Norwalk restaurant sued over illness

NORWALK A Willard man who claims he fell violently ill after eating at Casa Fiesta in late April is
Cory Frolik
May 24, 2010

 

NORWALK

A Willard man who claims he fell violently ill after eating at Casa Fiesta in late April is suing the Norwalk restaurant.

In a lawsuit filed in Huron County Common Pleas Court this week, Kody Dewitt, of the 600 block of South Myrtle Ave., is seeking more than $25,000 in damages for the hospital bills and hardships he claims resulted from eating at the Mexican restaurant, court documents show.

The lawsuit comes on the heels of an Ohio Department of Health investigation into 26 confirmed cases of salmonella food poisoning. The investigation found that all of the patients ate at Casa Fiesta, 196 Milan Avenue, said Tim Hollinger, Huron County health commissioner.

The restaurant voluntarily closed its doors last Thursday to have all of its food samples tested for the bacteria. The restaurant also underwent an extensive cleaning and threw away all of its supply, health officials said.

"We went back when they were done and re-inspected and they've done everything we asked," Hollinger said.

Laboratory tests on the food samples came back negative Wednesday, health department officials said. None of the food samples tested were the source of the bacteria.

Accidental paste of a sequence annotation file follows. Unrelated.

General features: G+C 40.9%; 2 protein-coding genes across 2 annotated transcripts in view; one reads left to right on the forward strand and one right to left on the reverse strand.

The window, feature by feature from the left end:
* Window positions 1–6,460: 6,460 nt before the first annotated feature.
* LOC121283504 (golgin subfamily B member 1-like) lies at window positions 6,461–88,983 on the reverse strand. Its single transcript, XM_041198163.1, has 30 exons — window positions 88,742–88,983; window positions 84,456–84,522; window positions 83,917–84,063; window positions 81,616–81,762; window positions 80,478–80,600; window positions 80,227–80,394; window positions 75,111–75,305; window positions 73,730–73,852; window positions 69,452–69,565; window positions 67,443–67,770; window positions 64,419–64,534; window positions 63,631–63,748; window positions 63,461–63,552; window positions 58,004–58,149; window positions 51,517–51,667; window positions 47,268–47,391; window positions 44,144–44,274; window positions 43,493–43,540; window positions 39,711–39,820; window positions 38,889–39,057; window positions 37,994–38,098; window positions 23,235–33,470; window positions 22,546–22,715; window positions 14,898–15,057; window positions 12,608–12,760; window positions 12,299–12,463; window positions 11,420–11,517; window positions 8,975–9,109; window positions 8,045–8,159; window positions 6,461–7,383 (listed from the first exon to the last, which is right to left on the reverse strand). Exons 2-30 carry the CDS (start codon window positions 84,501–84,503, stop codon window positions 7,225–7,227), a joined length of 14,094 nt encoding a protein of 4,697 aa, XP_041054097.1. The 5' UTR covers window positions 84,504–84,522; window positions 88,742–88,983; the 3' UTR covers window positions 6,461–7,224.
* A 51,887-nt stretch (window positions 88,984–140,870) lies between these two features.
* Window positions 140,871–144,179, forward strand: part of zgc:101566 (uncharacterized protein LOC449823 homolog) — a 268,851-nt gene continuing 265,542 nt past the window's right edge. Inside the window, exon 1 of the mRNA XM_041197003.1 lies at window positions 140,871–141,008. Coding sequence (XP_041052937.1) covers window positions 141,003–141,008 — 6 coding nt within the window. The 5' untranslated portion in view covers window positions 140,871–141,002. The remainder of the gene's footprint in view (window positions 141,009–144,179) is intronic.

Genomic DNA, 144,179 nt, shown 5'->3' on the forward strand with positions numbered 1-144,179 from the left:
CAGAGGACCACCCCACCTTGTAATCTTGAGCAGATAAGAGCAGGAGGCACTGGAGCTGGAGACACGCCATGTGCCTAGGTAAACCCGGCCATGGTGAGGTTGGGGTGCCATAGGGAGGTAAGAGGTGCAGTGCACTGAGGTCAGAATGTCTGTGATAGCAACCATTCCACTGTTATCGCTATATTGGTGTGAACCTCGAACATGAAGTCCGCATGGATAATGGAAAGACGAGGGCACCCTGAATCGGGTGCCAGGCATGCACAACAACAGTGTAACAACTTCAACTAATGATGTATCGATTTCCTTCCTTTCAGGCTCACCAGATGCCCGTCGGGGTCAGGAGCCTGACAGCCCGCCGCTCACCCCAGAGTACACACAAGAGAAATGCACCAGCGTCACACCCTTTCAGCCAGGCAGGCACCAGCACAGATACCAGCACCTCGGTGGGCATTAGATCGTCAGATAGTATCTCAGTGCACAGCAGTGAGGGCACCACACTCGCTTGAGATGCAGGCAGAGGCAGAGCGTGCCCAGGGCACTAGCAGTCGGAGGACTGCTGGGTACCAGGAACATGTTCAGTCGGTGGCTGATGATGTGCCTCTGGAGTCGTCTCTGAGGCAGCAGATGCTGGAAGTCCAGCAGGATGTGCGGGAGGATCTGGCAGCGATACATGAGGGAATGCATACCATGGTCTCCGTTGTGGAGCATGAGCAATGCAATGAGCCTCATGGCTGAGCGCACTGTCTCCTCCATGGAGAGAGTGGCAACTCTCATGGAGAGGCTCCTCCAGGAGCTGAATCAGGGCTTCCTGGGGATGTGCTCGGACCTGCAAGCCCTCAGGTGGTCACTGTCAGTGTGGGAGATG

Even though all 26 cases involved people who ate at the restaurant, health officials cannot say for sure where the bacteria originated.

"If you ask the 26 what they ate, they all ate something different," Hollinger said. "It can be on ice, it can be in vegetables, it can be in meat. It can be anywhere."

The lab tests on employees won't return until Friday at the earliest, health officials said.

The civil suit contends that shortly after Dewitt ate at the Norwalk eatery on April 25, he grew terribly sick and required hospitalization.

The premise of the legal action is that Dewitt had a loss of wages because of the poisoning. The suit also claims that Dewitt sustained bodily injury and permanent damage that will forever limit his earning capability.

Managers at Casa Fiesta could not be reached for comment Wednesday.

The Centers for Disease Control and Prevention said about 40,000 cases of salmonellosis are reported each year.

Symptoms of salmonella food poisoning include fever, dehydration, stomach pain, vomiting and diarrhea. In a fraction of the cases, the infection spreads and can cause death.

Usually, however, the infection's complications disappear within a week.

Long-term effects do occur in a small number of the cases. A few of the afflicted develop lasting pain in their joints, irritated eyes and painful urination, the CDC reports. Called Reiter's syndrome, the condition can lead to life-long arthritis.

The 26 cases under review by the health department all show the "classic symptoms," Hollinger said. None showed signs of developing into Reiter's.

Even so, local news agencies report that other people who claim they were sickened by food at Casa Fiesta plan to sue.

Dewitt's attorney, James Martin, could not be reached for comment.